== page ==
“Houston” and Some Summer Painting from Rock

Well there’s no dust on the Bible around here. Early July I found the following words to paint by in a pamphlet pressed between tear and face powder spattered pages and I’ve let it be my ever-loving guide all summer:
“The value of natural beauty to the human soul was what inspired the masterful landscape painter Thomas Cole, founder of the Hudson River School of painting. With his paintings, he wanted to put people back in touch with the Creator. He hoped his paintings would give a city-dwelling admirer a yearning for the outdoors where he too could discover what he had – that “in gazing on the pure creations of the Almighty he feels a calm religious tone steal through his mind, and when he has turned to mingle (again) with his fellow men, the chords which have been struck in that sweet communion cease not to vibrate”

“Maybe that’s why I admire Cole’s paintings and not Picasso’s” this idiot goes on “If we saw something like a Picasso in nature, we’d know at once it did not come from God’s Hands! Beauty may be nature’s most profound apologist for God.”
This from the rbc research writer and naturalist Dean Ohlman. Really. “Celebrating the Wonder of the Wilderness”, a booklet from RBC ministries. Further “Discovery Series” booklets are available from http://www.discoveryseiries.org/catalog. So I just beavered away and tried to act natural.

I put a few sessions into paintings I’ve been working at off and on for a year and I started some new things this summer. Oil on wood. You can click on the images below to see larger versions. Couple little photographs there two.

alex
alex, mardi gras

Been a quiet summer. I haven’t been online much. I was just sitting out looking at the moon tonight and listening to the river, the crickets, the occasional engine. Been a rainy couple months. I just painted. Last couple days it got hot enough the cicadas cried all afternoon and the paint dried in its trays so I started paying attention to email and tidying files. Gathered some notes I’d taken. Little show coming up in the fall I guess and by the end of August I’ll have twenty little pictures ready. I’ve been working more on things I’ve let lean for a year or so, working small and hunched, tiny brushes on wooden panels.

Went out dancing one night this summer, had some new shoes. Watched a lad dance like he’d never seen mtv and that was a treat. Molly tended bar so we arrived early, just at dusk. I wandered about with my camera for the lonesome quality of the main street. By the time I’d done my circuit the music had begun at the bar, one dj playing to a largely empty room, a couple of back packers, and a happily fat and pleasant middle aged couple of locals with fifties hairstyles,hers much dyed and lacquered into a beehive and his a modified jerry lewis black pompadour. She drank slings, he drank rye and coke. I stood at the bar. By the time the second dj had struck up her set the place had filled as much as it would for the night with friends. It was good, watching people dance, when they did, mostly just on their own as they leaned up from the pool table maybe or when a favorite kicked in. Place is right on the highway so you can stand out on the front balcony and watch the cars go by close below, the road stereos fading at fifty miles an hour down around that dead man’s curve on the way south out of town. The music in the bar was a welcome relief from the dull normal radio fare and gospel or thrash to which I’m subjected in my wanderings. I didn’t venture forth to the dance floor, for fear of breaking a hip. Best times are always out in the parking lot behind the hotel, smoky wariness and nervous laughter.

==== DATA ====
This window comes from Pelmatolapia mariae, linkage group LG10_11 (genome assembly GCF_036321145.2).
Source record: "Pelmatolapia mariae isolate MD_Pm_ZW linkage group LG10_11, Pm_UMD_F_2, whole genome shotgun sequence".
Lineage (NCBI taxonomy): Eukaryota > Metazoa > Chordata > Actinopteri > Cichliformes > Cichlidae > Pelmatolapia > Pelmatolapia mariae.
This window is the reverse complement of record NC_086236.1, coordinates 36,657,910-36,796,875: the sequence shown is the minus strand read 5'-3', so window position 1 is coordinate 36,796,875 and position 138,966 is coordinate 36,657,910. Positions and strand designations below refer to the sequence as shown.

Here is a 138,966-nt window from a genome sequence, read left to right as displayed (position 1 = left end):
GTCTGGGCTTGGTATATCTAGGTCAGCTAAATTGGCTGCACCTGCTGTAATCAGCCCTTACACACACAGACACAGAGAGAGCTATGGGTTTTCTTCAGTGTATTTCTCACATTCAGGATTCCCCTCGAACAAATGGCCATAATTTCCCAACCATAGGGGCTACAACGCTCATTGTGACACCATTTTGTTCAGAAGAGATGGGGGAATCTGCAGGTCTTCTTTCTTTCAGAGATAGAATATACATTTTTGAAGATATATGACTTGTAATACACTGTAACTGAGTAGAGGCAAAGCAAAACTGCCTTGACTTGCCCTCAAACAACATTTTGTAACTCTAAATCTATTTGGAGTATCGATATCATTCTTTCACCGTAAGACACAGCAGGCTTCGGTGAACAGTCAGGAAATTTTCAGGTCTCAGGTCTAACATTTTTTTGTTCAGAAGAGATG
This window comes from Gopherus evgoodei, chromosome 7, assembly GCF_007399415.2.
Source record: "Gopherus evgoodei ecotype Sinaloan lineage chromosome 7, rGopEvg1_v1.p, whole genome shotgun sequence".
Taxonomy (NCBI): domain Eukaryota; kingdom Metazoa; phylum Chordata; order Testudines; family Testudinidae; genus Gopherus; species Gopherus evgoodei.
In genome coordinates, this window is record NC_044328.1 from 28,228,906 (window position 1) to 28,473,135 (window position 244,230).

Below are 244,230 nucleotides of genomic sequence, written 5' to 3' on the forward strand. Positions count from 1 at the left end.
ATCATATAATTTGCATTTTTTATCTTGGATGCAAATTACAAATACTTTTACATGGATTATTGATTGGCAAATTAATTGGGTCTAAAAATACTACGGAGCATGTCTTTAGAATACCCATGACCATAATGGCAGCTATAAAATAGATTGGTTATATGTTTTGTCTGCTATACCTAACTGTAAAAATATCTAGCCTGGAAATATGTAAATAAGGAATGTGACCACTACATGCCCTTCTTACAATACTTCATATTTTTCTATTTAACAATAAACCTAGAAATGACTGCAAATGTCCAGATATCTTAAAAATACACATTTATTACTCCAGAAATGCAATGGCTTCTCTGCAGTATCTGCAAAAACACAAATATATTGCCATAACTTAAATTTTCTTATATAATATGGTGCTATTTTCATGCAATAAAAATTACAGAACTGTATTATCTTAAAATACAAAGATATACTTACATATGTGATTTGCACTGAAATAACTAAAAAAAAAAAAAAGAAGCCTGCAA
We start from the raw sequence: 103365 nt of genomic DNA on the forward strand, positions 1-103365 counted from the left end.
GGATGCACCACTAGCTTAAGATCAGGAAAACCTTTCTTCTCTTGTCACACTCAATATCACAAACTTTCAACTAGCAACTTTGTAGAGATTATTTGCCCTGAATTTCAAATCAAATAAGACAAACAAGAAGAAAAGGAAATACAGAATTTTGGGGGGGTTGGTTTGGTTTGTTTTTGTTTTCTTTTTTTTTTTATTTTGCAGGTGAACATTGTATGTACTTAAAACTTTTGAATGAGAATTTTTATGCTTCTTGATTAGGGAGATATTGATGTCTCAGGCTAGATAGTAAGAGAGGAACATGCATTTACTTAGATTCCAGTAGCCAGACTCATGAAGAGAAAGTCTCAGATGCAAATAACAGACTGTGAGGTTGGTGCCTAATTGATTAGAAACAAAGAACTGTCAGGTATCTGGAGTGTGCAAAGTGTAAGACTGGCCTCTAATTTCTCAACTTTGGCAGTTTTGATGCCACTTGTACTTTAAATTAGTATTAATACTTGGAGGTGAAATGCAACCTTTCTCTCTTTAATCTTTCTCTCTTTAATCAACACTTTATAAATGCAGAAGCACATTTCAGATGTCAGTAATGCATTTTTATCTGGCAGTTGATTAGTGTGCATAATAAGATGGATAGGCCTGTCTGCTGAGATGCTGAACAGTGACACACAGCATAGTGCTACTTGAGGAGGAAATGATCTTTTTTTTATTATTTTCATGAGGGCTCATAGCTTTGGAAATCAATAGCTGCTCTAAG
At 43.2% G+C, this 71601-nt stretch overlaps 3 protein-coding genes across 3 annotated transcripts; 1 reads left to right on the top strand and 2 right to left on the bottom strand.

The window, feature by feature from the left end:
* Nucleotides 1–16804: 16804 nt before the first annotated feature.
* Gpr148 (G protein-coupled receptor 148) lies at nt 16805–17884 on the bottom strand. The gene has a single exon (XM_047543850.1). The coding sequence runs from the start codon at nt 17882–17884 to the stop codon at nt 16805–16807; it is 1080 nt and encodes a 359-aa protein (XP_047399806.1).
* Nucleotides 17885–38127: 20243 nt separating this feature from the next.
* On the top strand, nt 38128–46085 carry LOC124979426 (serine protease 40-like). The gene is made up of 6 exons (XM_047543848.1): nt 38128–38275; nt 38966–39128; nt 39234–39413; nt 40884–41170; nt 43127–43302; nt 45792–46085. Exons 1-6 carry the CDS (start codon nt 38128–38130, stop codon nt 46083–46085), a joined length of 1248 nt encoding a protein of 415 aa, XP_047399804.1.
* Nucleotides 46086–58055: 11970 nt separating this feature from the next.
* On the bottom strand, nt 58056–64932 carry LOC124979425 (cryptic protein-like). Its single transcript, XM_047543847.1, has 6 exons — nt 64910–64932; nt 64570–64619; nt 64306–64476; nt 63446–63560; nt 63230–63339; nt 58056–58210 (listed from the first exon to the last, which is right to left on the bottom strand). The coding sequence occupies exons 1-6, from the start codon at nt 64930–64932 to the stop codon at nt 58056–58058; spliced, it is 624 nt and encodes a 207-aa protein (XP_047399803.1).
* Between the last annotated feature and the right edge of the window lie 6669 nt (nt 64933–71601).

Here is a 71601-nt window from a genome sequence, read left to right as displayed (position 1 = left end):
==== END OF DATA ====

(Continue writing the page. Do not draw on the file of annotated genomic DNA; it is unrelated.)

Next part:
Here are links to a couple of pdf collections of photos. Just click on the pictures to download them.

portraits and still lives
portraits and still lives
places and things

places and things

Cleveland plays soccer on Thursdays in town here so he and Trish visit after they finish at the laundromat and the grocery store when the game’s done. I jog around the track with the dog most nights, panting while the moon comes up. Molly and I hit the road, take the scenery in. I consent to go for a drive with her once a week like some old man being taken out for an airing to rural haunts of his happy sensual youth. Bucking in the underbrush. That’s all right if you look like Paul Newman.